John and Gerry's    Orchids of Britain and Europe
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  Anacamptis subsp.elegans

This species was first described from the former Yugoslavia by Heuffel in 1835 and at that time was formally named Orchis elegans. Several synonyms have subsequently been registered but Anacamptis palustris subsp. elegans, as applied by Bateman, Pridgeon and Chase in 1997 seems to have gained the widest acceptance.

This is a close relative of A. laxiflora and at first sight is often mistaken for that species, particularly as its  found in similarly damp to wet conditions, usually near the sea. Closer inspection however reveals differences and most notably in the shape and pattern of the lip. Whereas A. laxiflora has a plain or lightly spotted white central lip with lateral lobes that are strongly reflexed, A. subsp. elegans shows strong purple striation and lateral lobes that are only marginally curved backwards, being better described as flared. It is a tall plant that is often around 80cms but has been recorded as high as 100cms.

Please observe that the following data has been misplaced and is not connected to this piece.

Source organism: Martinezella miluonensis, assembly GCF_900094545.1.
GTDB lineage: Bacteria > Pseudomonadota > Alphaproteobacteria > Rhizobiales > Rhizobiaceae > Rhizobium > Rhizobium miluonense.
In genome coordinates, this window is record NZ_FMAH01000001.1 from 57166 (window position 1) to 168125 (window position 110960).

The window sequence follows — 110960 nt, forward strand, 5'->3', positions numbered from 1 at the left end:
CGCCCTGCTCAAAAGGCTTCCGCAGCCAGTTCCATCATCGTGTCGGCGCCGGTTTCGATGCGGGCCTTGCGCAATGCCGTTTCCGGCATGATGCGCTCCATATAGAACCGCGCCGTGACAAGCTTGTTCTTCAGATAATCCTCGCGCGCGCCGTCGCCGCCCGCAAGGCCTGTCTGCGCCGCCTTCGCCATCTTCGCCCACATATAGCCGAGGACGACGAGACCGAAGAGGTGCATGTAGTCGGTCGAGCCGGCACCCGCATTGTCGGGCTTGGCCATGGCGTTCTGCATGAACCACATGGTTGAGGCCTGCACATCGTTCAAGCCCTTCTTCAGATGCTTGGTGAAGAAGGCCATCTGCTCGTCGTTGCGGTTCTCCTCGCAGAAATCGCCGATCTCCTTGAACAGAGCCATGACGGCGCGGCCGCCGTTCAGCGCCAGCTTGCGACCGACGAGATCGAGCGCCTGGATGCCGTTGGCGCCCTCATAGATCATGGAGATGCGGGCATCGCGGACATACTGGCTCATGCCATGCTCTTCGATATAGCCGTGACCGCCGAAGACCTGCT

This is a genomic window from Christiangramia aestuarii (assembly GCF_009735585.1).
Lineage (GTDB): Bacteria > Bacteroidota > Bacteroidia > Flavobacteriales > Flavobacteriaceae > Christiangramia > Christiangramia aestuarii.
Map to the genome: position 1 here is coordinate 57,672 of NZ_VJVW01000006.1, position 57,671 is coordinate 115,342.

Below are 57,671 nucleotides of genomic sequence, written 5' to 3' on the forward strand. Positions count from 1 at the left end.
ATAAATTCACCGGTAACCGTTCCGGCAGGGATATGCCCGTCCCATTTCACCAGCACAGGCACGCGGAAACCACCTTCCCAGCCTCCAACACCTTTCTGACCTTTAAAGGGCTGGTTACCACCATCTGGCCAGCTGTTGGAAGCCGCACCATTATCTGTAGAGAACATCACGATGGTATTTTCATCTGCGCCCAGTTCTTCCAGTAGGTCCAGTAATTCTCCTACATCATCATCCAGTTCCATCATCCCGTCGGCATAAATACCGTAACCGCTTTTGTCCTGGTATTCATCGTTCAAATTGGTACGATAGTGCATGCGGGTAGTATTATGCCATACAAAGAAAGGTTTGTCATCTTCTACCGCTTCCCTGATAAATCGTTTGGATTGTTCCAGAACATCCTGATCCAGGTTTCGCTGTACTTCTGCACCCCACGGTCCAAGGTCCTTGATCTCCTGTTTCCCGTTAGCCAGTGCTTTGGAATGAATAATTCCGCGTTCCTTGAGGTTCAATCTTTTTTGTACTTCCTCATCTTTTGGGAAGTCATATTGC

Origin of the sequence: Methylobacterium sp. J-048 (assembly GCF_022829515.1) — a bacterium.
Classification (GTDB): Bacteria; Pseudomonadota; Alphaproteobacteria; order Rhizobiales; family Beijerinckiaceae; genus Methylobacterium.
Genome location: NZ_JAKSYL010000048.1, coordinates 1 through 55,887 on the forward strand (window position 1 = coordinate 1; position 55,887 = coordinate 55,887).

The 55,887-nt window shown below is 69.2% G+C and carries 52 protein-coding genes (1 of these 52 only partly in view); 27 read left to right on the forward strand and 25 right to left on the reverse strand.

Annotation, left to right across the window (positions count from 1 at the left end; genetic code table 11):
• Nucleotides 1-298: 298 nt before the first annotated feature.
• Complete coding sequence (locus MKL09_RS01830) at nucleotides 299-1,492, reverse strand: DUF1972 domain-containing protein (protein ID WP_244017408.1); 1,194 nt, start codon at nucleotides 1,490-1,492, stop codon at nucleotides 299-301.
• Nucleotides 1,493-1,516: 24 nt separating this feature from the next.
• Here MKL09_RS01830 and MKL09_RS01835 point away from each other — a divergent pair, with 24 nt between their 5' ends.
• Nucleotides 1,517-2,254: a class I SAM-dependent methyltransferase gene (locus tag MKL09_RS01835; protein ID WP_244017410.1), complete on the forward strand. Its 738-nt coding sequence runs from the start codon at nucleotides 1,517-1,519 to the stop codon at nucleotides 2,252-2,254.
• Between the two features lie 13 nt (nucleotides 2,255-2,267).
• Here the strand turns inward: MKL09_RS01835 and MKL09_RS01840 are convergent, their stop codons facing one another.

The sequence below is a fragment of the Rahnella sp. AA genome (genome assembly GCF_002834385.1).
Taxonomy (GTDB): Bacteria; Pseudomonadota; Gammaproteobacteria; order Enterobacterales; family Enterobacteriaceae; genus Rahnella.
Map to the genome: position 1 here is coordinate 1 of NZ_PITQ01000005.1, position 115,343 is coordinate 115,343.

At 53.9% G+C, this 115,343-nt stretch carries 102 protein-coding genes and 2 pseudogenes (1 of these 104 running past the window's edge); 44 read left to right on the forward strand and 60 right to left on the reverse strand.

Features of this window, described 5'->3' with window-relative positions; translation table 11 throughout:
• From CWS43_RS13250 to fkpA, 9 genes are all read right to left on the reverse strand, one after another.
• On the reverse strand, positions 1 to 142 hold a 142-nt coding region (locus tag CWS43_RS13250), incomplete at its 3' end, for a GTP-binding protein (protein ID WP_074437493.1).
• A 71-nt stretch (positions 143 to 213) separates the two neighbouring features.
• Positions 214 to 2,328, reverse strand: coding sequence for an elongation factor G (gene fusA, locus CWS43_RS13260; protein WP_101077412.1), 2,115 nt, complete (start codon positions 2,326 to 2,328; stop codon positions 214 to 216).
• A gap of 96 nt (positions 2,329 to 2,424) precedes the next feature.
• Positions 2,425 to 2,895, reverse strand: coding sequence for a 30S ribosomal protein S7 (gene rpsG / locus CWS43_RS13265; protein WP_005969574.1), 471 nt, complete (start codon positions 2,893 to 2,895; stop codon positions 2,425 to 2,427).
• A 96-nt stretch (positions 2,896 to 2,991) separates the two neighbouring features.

Distinguishing this taxon from the nominate species A. palustris is not however so easy and perhaps the most reliable differentiating feature is the spur, which in A. palustris is either straight or descendant whilst subsp. elegans is always ascendant and often markedly so. Other less consistent differences are the latters smaller, more pointed sepals, a denser, taller inflorescence and bracts which are usually significantly longer than the ovary. A. palustris has a more widespread distribution throughout most of continental Europe including Scandinavia whereas subsp. elegans has a more easterly range from Croatia through Greece and the Aegean to Bulgaria, Romania, Hungary and Russia.

The pictures here are from the Aegean island of Samos, dating from the end of April.